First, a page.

I tried gdb, as you suggested, and got a little further this time. I loaded
the debug executable and core file, then gave gdb the “info stack” command.
This is what I got then the cpu went to 100%:
#0 0xb032968e in MsgSend () from /x86/lib/libc.so.2
#1 0xb03156cc in read () from /x86/lib/libc.so.2
#2 0xb0336fde in _Frprep () from /x86/lib/libc.so.2
#3 0xb0334ede in fgetc () from /x86/lib/libc.so.2
#4 0x081fa0a7 in bool std::_Fgetc (_Byte=@0x804763b, _File=0xb034f200)
#5 0x081f7aa6 in std::basic_filebuf<char, std::char_traits >::uflow
(this=0xb883a020) at /usr/include/cpp/fstream:228
#6 0x081f7cde in std::basic_filebuf<char, std::char_traits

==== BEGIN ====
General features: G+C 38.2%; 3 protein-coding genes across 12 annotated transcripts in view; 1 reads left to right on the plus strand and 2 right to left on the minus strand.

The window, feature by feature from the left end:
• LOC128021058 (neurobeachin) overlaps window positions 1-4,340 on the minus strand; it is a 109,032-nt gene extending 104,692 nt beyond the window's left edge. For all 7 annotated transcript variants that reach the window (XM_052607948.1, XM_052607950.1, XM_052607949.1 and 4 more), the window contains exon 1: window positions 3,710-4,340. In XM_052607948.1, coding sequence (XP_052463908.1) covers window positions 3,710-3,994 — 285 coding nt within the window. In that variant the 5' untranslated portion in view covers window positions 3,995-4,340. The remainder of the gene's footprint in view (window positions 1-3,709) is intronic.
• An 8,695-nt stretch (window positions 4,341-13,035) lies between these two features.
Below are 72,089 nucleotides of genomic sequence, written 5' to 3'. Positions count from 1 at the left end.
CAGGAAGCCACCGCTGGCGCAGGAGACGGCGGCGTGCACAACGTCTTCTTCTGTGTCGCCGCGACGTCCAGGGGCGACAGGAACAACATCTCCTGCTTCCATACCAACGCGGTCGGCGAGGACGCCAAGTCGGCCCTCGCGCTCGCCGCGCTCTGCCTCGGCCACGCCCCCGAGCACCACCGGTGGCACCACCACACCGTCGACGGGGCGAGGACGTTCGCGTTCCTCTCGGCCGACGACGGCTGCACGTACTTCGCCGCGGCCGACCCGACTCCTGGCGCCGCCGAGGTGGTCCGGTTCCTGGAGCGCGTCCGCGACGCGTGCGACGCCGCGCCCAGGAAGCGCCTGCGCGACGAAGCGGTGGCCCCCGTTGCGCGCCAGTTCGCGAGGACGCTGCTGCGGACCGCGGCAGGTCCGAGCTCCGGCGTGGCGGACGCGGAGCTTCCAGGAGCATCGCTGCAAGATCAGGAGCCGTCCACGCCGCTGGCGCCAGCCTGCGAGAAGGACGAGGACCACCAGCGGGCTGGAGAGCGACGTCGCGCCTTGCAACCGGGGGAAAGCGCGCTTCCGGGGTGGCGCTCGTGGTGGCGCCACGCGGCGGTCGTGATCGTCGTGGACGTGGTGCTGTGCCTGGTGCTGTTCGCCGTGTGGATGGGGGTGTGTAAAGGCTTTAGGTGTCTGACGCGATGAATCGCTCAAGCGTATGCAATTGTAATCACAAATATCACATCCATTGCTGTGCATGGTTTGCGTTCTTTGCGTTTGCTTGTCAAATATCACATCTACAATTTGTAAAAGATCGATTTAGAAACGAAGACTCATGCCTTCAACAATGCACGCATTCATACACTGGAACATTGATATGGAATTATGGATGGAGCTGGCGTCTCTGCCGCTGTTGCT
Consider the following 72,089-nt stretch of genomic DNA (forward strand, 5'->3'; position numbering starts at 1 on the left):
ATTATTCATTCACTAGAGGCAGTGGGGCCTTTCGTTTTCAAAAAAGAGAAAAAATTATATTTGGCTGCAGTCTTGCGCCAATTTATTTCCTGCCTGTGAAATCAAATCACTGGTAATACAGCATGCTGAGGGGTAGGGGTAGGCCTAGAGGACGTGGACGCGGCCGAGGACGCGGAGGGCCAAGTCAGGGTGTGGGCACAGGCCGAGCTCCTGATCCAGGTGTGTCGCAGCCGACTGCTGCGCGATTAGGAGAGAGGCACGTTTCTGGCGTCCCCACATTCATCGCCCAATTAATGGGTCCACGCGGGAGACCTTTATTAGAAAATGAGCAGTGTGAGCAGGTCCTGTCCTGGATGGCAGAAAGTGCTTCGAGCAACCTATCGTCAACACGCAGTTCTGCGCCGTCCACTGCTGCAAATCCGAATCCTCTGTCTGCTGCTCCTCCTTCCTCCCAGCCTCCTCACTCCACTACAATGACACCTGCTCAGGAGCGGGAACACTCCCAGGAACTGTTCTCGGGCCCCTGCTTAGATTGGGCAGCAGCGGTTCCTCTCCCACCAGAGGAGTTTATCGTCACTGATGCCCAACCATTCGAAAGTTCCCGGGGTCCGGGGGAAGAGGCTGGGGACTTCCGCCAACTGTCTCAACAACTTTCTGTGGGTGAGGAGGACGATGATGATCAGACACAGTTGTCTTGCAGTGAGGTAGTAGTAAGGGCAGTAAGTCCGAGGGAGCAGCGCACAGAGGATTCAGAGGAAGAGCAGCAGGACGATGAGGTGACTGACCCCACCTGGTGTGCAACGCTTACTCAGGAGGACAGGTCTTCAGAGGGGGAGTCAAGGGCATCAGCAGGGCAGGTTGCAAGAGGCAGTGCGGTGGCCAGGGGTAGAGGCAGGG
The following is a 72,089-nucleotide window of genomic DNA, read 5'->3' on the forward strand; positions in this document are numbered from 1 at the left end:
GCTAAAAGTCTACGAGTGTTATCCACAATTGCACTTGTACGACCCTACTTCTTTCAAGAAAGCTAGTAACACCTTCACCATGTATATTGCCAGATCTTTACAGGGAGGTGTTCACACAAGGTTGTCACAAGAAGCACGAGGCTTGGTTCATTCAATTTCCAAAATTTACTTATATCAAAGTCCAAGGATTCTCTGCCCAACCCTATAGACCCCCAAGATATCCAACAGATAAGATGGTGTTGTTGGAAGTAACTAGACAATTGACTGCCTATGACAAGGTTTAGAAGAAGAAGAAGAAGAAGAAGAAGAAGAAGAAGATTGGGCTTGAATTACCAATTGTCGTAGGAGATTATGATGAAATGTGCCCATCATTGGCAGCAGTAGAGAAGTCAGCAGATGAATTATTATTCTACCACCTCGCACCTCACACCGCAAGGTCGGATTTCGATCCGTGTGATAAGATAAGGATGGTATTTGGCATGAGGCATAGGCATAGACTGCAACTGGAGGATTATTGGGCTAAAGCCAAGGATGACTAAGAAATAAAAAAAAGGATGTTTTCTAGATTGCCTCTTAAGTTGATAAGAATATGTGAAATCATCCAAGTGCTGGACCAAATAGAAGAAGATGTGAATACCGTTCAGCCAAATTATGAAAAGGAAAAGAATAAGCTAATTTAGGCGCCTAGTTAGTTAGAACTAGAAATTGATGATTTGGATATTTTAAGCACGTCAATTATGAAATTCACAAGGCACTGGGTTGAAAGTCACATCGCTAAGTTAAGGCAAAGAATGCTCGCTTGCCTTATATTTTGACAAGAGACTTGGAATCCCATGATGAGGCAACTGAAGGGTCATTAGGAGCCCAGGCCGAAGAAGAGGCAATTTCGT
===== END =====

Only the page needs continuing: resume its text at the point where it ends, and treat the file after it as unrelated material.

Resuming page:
::underflow (this=0xb883a020) at /usr/include/cpp/fstream:209
Normally you get 10 backtrace points.
“Chris McKillop” <firstname.lastname@example.org> wrote in message
Thomas Green <> Thomas.Green@siemens.com> > wrote:
My target is a 700MHz x86 / QNX 6.2.1 with GNU DDD 3.3.1. My host is a
GHz x86 / Win2k running Exceed X server 18.104.22.168 and Phindows 2.10. When
try to load a .core file into ddd the target’s cpu goes to 100% and
there while the ddd console’s little green light (ddd busy) just blinks
forever. The .core is a 20M file. I gave it 5 minutes to load, but it
never finished. Any idea what gives? Is it due to how my QNX
Care to try it with plain gdb?
ntox86-gdb /path/to/binary /var/dumps/binary.core
Does that chew 100% forevery?
Chris McKillop <> email@example.com> > “The faster I go, the behinder I get.”
Software Engineer, QSSL – Lewis Carroll –